Theatre is ephemeral: you see the play once and then it closes. In your opinion, how does maintaining this collection help lengthen the understanding and experience of theatre in general but also the work Stratford is producing?
Theatre by its nature is an artistic compilation: it cannot be created in isolation. In fact, some of our main user groups are artists who wish to consult the work of those who have previously created something they are currently trying to create. For example, we often have actors come in to consult recordings of performances – they want to see how others have interpreted roles they are undertaking in the upcoming season. Designers frequently come in to see how their fellow professionals have approached a certain production or time period, and directors do likewise. Essentially, preserving how other people have approached material enables others to build on those ideas. It’s the old theory of ‘standing on the shoulders of giants’ – you build off what has already come before you.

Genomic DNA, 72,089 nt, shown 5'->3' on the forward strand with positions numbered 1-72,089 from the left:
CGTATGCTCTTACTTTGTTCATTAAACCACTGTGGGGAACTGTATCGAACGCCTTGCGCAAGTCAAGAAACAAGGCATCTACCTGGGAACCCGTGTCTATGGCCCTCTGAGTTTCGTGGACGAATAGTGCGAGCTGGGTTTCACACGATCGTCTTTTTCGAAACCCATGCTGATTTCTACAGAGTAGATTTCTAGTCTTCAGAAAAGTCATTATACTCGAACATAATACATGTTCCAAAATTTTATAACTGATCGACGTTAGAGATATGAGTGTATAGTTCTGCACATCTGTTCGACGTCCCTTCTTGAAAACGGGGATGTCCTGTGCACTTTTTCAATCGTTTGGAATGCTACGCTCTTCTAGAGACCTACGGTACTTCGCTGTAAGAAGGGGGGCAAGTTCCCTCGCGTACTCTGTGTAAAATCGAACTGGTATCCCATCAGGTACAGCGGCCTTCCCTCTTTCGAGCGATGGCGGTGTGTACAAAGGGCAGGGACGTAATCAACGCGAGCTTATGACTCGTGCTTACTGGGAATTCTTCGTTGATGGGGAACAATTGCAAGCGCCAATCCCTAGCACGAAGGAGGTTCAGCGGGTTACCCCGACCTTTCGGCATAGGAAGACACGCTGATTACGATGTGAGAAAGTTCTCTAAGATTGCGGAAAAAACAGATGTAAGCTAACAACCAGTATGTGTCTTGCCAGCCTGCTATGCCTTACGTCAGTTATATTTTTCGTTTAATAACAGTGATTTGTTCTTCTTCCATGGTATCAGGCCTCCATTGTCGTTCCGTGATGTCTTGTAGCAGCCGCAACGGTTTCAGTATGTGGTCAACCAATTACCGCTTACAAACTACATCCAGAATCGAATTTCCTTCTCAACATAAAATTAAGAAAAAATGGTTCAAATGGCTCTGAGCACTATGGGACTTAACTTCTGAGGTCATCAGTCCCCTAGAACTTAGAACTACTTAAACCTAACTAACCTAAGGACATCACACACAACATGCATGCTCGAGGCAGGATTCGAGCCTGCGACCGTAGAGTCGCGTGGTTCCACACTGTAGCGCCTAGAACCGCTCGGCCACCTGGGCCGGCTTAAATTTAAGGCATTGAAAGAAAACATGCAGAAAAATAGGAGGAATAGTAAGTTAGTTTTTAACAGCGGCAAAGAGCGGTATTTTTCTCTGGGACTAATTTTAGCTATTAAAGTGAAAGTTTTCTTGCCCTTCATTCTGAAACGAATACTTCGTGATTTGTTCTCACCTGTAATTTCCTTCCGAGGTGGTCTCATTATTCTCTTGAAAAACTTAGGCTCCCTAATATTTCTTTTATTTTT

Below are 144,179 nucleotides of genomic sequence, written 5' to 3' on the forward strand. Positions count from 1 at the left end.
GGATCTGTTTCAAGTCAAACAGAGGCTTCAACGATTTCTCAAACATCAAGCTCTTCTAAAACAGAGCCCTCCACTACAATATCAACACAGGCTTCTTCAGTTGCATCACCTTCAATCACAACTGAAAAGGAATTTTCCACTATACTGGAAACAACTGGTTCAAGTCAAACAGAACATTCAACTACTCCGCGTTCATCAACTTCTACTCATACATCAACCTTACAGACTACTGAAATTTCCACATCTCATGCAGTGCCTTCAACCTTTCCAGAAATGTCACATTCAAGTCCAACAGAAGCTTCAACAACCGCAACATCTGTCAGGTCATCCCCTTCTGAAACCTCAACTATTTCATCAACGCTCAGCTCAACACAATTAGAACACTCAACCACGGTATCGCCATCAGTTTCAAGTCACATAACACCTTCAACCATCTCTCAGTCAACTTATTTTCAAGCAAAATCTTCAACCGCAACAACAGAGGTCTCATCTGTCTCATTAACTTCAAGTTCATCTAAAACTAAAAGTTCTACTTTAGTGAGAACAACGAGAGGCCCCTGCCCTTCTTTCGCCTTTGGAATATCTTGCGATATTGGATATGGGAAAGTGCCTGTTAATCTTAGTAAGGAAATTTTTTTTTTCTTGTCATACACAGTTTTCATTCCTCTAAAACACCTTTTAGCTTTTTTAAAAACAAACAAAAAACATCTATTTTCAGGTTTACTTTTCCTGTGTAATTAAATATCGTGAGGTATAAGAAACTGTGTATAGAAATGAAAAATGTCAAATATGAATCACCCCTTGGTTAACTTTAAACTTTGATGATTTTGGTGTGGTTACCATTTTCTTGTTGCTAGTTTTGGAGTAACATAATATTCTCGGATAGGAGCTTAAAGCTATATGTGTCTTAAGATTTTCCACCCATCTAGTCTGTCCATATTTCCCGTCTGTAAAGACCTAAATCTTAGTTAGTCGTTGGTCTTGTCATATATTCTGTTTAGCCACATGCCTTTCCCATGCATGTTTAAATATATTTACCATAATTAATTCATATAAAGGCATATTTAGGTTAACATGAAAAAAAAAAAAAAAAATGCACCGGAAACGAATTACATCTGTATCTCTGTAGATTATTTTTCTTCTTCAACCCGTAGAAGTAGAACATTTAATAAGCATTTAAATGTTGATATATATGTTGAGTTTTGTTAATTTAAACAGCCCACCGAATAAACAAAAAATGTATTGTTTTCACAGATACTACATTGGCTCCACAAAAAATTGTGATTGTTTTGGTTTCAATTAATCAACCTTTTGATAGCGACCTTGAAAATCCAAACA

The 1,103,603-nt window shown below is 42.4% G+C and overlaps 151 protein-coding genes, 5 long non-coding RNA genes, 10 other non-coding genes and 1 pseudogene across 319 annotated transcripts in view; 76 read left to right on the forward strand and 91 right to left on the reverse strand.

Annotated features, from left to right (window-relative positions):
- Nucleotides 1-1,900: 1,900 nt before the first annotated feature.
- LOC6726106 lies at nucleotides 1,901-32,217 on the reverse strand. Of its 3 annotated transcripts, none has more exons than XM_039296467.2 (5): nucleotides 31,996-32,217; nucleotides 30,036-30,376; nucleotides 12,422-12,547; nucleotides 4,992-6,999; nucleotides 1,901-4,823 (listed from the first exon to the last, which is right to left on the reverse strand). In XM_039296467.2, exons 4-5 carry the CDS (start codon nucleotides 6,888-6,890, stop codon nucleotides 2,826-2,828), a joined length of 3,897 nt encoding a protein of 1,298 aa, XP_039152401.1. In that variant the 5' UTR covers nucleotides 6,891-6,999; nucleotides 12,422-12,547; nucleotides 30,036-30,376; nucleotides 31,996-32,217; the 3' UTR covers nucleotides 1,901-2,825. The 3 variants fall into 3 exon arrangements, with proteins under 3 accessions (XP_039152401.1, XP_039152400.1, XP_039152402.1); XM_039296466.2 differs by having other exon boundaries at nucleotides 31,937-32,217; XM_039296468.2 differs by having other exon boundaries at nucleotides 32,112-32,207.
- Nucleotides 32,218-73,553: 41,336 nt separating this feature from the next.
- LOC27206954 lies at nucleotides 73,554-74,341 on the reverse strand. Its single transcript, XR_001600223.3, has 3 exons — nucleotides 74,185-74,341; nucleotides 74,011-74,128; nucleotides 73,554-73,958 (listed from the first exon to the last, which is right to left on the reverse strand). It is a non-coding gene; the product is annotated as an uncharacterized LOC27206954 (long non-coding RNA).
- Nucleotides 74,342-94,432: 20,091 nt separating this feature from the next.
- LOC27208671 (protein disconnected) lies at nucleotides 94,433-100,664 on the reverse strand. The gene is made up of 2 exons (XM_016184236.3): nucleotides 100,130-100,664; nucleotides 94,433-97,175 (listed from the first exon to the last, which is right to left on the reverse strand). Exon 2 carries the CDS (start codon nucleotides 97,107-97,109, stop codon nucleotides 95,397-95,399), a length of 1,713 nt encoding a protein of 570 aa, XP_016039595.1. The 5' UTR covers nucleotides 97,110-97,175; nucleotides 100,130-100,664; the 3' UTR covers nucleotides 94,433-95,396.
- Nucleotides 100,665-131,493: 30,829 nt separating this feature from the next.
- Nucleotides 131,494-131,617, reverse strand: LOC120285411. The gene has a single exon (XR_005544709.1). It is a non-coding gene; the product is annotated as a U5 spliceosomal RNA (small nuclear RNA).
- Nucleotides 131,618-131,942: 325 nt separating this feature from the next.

Who can access this collection?
We are open to the public. Anyone can access the collection. It doesn’t matter who you are, you can come in and we will try to assist you with whatever you are researching.  The Stratford Festival Archives Collection Catalogue can be consulted online here.  To learn more about researching at the Archives, visit 

What are your most commonly accessed items?
The production recordings are quite popular. These are recordings of our productions going all the way back to 1968.

The second most popular item would be the composite scripts. These are a little unusual – they are the only items in the Archives that are actually created by the Archives department. To make a composite script, the Archives take a script from every performance of a show – say, all the Hamlets. Each production (1957, 1976, etc.) is assigned a colour, and then a clean copy of the script is marked in that colour with all the cuts, additions or textual rearrangements that were used in each show. This allows a researcher to read one single physical script and see simultaneously how the show in question has been cut differently across the Festival’s history.